Left splits with Obama

Aaron Guerrero Contributor
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These days the left isn’t all too happy with President Obama.

A group once inspired by the rhetorical splendor of candidate Obama has come to shudder at President Obama for what they view as a lack of action on a series of explicit campaign promises.

“I’m disgusted with this president,” bellowed ACLU Executive Director Anthony Romero last week before the liberal group America’s Future Now.

During an interview with Politico, Romero clarified his remarks.

“I’m not disgusted at President Obama personally. It’s President Obama’s policies on civil liberties and national security issues I’m disgusted by. It’s not a personal attack.”

Romero went on to name a number of issues serving as the source of his consternation, ranging from the unfulfilled promise of closing Guantanamo Bay to the administration’s lack of vigor in pursuing prosecutions against Bush-era officials.

But it’s not just disgruntled left-leaning civil libertarians who are voicing their displeasure with the president. Obama has also had to deal with pressure, if not outright hostility, from any number of high-powered liberal constituencies, including fiery bloggers and labor unions, which have not taken well to compromises made on health care or the lack of legislative movement on issues such as card check.

The resentment brewing for months between the White House and its more liberal supporters played itself out in the recent Arkansas Democratic senate primary, with Obama and Co. supporting centrist incumbent Blanche Lincoln and the blogosphere-union alliance supporting the more liberal Lt. Gov. Bill Halter. For liberal activists, the race presented an opportunity to put their grievances against the Obama administration into action while getting rid of the kind of Democrat they have come to view as ideologically weak and beholden to corporate interests.

Following Lincoln’s runoff election victory last Tuesday, the Obama White House wasted little time in expressing its dissatisfaction with labor union attempts at bringing down Lincoln.

“Organized labor just flushed $10 million of their members’ money down the toilet on a pointless exercise,” a scolding White House official said. “If even half that total had been well applied in key House races across the country, that could have made a real difference in November.”

Prior to the oil spill in the Gulf, much of the criticism of Obama from the left had centered on policy and the desire to see the administration pursue a more partisan legislative agenda. But over the past few weeks, the criticism has morphed from issues of policy to issues of personality and management style.

Former Clinton advisor James Carville fired the opening salvo on “Good Morning America.”

“These people are crying,” Carville said in the aftermath of the oil spill. “They’re begging for something down here, and he just looks like he’s not involved in this.”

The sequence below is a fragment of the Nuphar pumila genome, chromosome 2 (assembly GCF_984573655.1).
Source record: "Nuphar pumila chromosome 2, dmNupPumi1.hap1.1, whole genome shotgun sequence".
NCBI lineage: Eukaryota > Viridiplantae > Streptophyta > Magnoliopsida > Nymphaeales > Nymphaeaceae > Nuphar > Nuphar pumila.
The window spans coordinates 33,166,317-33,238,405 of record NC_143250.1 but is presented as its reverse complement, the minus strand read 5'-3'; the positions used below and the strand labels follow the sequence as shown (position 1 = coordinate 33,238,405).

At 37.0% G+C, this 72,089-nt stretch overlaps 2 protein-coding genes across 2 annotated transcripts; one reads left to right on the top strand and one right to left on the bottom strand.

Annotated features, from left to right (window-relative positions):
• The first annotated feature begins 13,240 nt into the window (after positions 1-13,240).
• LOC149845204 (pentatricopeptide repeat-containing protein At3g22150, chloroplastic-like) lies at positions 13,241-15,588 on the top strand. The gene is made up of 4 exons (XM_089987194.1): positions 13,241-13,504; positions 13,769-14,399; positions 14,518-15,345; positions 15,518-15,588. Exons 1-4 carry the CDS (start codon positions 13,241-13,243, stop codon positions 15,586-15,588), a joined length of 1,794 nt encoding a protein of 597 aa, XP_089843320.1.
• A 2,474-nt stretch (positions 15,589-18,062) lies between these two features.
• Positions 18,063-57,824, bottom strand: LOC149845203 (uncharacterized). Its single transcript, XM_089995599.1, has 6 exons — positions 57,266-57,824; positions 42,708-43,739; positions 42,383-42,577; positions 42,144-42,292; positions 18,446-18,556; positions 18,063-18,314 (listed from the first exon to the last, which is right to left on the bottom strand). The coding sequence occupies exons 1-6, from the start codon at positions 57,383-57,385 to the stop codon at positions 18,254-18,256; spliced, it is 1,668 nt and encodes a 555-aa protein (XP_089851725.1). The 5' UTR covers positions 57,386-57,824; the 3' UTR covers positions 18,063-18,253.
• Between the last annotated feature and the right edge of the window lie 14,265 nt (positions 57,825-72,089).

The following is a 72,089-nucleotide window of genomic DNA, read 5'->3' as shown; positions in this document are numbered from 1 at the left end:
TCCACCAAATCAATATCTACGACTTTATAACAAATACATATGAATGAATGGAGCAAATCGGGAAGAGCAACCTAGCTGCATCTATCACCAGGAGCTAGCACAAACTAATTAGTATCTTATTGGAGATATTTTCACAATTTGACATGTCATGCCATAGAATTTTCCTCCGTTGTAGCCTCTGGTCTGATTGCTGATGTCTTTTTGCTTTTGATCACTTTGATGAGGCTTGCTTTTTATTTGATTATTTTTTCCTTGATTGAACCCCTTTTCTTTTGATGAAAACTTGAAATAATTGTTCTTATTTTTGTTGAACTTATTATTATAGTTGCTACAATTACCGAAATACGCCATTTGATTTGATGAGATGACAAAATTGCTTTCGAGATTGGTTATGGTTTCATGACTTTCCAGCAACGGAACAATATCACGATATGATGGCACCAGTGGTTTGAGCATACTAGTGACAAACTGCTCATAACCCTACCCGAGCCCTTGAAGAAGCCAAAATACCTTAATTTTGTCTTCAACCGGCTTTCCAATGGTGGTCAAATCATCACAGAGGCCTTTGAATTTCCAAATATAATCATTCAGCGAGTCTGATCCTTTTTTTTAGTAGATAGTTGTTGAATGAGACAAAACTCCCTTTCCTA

Liberal New York Times columnist Maureen Dowd observed, “Once more [Obama] has willfully and inexplicably resisted fulfilling a signal part of his job: being a prism in moments of fear and pride, reflecting what Americans feel so they know he gets it.”

Even film director Spike Lee joined the action during an interview on CNN, telling the president “one time, go off.”

The grand irony of such criticism is that it is antithetical to the very praise the left heaped upon Obama during his presidential run. They spoke glowingly of his analytical ability and persistently calm approach amidst the whirlwind of presidential politics. It was the glaring contrast to the instinctual leadership of Bush, and the ad-hoc ways of McCain, that made Obama such an attractive candidate.

Writing in their best-selling book “Game Change,” authors Mark Halperin and John Heilemann pointedly observed why candidate Obama came off looking so well during the financial crisis in 2008:

“The crisis atmosphere created a setting in which his intellect, self-possession, and unflappability were seen as leaderly qualities, and not as aloofness, arrogance, or bloodlessness, as they had sometimes been regarded in the past.”

Now those qualities are coming under severe fire for not sufficiently meeting the needs of the moment.

A recent Gallup poll indicated that 43 percent of Republicans are enthusiastic about voting in November while just 28 percent of Democrats said the same. Obama’s job approval hovers between 45 and 50 percent. Adding to the headache is the backdrop of a sagging economy and a cranky electorate.

If Democrats plan on stunting large Republican gains in the fall they are going to need an all-hands-on-deck approach that requires a delicate balancing act of muting their criticism of Obama while subtly distancing themselves from the more unpopular elements of his presidency. The degree of party unity will be crucial in preventing a tough election year from becoming even tougher.

Aaron Guerrero, 23, is a 2009 UC Davis graduate, who majored in political science and minored in history. He formerly interned for Congressman Dan Lungren and Governor Arnold Schwarzenegger and is a freelance writer.